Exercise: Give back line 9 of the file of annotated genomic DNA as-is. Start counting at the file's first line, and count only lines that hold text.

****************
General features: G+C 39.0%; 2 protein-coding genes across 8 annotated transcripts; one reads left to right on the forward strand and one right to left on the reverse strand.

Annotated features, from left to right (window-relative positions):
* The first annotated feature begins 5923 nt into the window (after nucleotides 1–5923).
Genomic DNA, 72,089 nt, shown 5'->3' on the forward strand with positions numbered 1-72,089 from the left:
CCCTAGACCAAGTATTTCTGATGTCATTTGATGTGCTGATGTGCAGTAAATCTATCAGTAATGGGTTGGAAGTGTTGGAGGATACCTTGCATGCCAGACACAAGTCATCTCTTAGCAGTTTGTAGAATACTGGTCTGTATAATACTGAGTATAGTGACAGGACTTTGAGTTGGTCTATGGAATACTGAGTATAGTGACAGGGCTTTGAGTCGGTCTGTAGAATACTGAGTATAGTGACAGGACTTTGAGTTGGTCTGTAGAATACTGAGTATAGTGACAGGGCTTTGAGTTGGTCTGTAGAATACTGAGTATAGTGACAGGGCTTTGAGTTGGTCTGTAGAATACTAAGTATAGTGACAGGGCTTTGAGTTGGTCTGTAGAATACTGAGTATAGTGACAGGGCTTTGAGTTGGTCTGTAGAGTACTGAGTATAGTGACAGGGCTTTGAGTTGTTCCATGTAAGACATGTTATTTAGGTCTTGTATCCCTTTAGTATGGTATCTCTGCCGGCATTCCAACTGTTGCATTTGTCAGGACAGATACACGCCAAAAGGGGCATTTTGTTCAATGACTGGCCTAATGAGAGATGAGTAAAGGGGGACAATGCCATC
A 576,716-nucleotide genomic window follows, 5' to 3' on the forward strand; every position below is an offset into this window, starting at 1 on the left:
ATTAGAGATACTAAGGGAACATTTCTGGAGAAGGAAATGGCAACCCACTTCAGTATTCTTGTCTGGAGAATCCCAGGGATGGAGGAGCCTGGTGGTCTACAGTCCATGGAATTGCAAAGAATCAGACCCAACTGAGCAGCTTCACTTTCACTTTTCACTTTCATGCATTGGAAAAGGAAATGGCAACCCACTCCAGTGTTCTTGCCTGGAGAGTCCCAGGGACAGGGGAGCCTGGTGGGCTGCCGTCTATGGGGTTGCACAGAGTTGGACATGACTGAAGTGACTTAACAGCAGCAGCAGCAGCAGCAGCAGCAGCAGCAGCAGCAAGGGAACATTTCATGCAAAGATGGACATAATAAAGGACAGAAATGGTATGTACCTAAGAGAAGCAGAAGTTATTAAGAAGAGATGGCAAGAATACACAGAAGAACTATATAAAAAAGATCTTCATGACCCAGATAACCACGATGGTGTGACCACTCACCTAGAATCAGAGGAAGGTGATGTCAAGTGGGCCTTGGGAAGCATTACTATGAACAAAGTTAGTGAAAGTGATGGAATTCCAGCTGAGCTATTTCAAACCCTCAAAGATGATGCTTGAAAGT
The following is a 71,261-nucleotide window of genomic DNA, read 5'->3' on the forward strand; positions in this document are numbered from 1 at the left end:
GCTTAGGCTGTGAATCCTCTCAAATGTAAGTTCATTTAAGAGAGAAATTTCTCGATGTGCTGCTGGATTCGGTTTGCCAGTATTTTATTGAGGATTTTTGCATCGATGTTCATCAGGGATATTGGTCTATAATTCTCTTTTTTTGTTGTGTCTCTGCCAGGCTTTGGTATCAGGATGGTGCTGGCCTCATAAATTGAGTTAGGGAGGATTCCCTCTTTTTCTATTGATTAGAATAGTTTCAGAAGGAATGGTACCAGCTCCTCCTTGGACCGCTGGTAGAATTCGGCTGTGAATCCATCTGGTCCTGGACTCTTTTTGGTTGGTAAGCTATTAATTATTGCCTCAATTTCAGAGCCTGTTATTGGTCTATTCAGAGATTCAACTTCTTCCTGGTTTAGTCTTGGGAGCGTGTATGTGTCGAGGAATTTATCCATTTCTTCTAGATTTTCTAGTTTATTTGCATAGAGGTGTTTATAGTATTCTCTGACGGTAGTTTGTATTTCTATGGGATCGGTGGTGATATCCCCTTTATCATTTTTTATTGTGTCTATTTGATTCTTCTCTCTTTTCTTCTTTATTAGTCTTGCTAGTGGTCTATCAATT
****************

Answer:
GCTTAGGCTGTGAATCCTCTCAAATGTAAGTTCATTTAAGAGAGAAATTTCTCGATGTGCTGCTGGATTCGGTTTGCCAGTATTTTATTGAGGATTTTTGCATCGATGTTCATCAGGGATATTGGTCTATAATTCTCTTTTTTTGTTGTGTCTCTGCCAGGCTTTGGTATCAGGATGGTGCTGGCCTCATAAATTGAGTTAGGGAGGATTCCCTCTTTTTCTATTGATTAGAATAGTTTCAGAAGGAATGGTACCAGCTCCTCCTTGGACCGCTGGTAGAATTCGGCTGTGAATCCATCTGGTCCTGGACTCTTTTTGGTTGGTAAGCTATTAATTATTGCCTCAATTTCAGAGCCTGTTATTGGTCTATTCAGAGATTCAACTTCTTCCTGGTTTAGTCTTGGGAGCGTGTATGTGTCGAGGAATTTATCCATTTCTTCTAGATTTTCTAGTTTATTTGCATAGAGGTGTTTATAGTATTCTCTGACGGTAGTTTGTATTTCTATGGGATCGGTGGTGATATCCCCTTTATCATTTTTTATTGTGTCTATTTGATTCTTCTCTCTTTTCTTCTTTATTAGTCTTGCTAGTGGTCTATCAATT